Getting a raise could be one of the most difficult situations regarding your career. Regardless of how much you know you deserve a raise, walking into your boss’s office and asking for more money can be downright scary. Here, we’ll give you some tips on how to land that raise, geared specifically toward career-minded singles.
Do Your Best
While this is an obvious step toward furthering your career in any regard, it’s especially important if you’re gearing up to ask for a raise. Even the most dedicated employees can find themselves slipping into comfortable – yet not 100% positive – patterns. It may be leaving a bit early on Fridays, not contributing as much as you used to in meetings or any number of other common workplace errors.
If you think you deserve a raise, your work and your workplace attitude needs to reflect that goal. If you’re chronically late, make sure that you’re the first in the door each day. If you’re quite in meetings, start speaking up more. If you slip out early, make it a point to stay later than necessary at least a few times a week. The best employees are the most dedicated, and dedication leads to rewards. Plan on exhibiting your new top-employee skills for at least a few months before you take that trip to the boss’s office.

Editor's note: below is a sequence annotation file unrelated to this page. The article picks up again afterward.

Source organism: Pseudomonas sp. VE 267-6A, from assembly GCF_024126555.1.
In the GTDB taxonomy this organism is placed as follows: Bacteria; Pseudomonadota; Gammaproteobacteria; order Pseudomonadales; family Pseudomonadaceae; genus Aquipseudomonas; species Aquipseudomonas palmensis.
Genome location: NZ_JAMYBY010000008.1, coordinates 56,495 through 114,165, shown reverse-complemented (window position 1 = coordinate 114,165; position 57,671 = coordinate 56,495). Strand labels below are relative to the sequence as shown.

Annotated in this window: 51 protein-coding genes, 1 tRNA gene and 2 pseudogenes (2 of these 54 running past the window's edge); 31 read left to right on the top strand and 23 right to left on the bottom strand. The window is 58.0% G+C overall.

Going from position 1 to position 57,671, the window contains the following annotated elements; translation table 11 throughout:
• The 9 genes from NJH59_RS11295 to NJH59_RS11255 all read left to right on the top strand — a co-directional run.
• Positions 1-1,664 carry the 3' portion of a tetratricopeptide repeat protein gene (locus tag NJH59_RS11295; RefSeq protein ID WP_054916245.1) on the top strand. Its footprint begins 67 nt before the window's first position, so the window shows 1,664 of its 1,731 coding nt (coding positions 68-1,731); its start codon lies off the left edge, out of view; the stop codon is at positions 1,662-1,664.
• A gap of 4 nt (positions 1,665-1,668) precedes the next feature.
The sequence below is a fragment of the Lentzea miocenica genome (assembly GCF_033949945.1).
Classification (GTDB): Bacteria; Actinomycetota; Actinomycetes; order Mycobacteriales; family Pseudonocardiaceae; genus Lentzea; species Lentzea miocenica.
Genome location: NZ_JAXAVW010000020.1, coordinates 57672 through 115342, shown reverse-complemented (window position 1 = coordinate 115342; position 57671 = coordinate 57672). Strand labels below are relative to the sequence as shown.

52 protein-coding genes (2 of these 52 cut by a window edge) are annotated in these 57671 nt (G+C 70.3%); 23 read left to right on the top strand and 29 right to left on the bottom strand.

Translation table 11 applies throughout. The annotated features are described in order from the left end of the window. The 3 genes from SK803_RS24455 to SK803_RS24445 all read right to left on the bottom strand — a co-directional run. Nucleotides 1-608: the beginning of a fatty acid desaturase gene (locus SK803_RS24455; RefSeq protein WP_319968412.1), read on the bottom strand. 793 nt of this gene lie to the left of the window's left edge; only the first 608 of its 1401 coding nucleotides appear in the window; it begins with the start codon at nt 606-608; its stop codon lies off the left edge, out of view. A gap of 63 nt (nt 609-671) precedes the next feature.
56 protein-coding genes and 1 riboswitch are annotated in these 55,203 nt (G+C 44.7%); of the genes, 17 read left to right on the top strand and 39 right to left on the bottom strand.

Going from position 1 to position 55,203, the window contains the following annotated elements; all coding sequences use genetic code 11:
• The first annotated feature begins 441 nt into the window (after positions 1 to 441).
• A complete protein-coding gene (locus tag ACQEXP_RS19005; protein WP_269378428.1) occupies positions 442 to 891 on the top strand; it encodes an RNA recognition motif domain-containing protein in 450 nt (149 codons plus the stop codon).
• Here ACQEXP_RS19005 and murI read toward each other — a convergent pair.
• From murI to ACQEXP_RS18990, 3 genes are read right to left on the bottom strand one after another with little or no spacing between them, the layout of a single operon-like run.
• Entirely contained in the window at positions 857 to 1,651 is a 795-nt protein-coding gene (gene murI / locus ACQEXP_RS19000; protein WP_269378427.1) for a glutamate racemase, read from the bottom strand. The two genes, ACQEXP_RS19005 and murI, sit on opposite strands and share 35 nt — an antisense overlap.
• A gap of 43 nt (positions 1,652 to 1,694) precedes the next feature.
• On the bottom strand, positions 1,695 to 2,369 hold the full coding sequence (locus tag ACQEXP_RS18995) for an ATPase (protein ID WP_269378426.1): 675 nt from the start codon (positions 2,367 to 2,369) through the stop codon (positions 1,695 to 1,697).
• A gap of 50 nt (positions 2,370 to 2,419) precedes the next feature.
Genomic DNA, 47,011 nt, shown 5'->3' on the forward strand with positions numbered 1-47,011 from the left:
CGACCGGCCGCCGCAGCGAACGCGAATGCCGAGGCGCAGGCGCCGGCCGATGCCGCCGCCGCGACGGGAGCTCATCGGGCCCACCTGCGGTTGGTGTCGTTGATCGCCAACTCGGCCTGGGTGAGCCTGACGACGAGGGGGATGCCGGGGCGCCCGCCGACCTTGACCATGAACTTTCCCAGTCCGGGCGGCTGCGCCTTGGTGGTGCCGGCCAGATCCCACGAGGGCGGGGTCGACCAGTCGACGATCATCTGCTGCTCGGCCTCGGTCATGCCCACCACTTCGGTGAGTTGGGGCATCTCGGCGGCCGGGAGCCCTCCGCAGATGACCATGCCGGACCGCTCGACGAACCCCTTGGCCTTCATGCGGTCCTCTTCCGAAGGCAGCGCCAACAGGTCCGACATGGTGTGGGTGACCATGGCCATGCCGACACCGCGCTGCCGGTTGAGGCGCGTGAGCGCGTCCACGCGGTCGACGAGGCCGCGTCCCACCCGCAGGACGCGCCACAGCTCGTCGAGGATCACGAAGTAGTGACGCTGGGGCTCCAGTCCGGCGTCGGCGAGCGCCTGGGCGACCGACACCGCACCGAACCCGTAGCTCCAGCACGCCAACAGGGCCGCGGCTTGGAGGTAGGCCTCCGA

Chat Up the Important Leaders
Let’s make the point first and foremost that becoming friendly with your superiors is not, in any way, the same as kissing up. In fact, kissing up is one of surest ways to crush any chances of getting a raise – bosses have kiss-up radar, and they don’t appreciate the effort.
Instead of kissing up, make a genuine effort to get to know your boss and any other superiors. There are several reasons for this. In a large company, it’s easy for head honchos to be completely oblivious of those working in lower tiers. This isn’t their fault, but it needs to be remedied if you’re gunning for a raise. The boss needs to know who you are before a raise can be given.
In addition to simple recognition, becoming “one of the gang” with people above your current employee tier is always a good idea, raise or no raise. It’s very easy for the bosses, managers or other leaders to view those below them as cogs in the machine. By befriending these people, you’ll open their eyes and make them see you as an equal. When you ask for a raise, it won’t sound like a lower-tier employee asking for more money – it will sound like a peer asking for the recognition they deserve.
It goes without saying that friendships with leaders should feel natural. If there’s a boss you absolutely can’t stand, don’t try to fake a friendship – this is also extremely easy to spot, and makes you look like the dreaded kiss-up.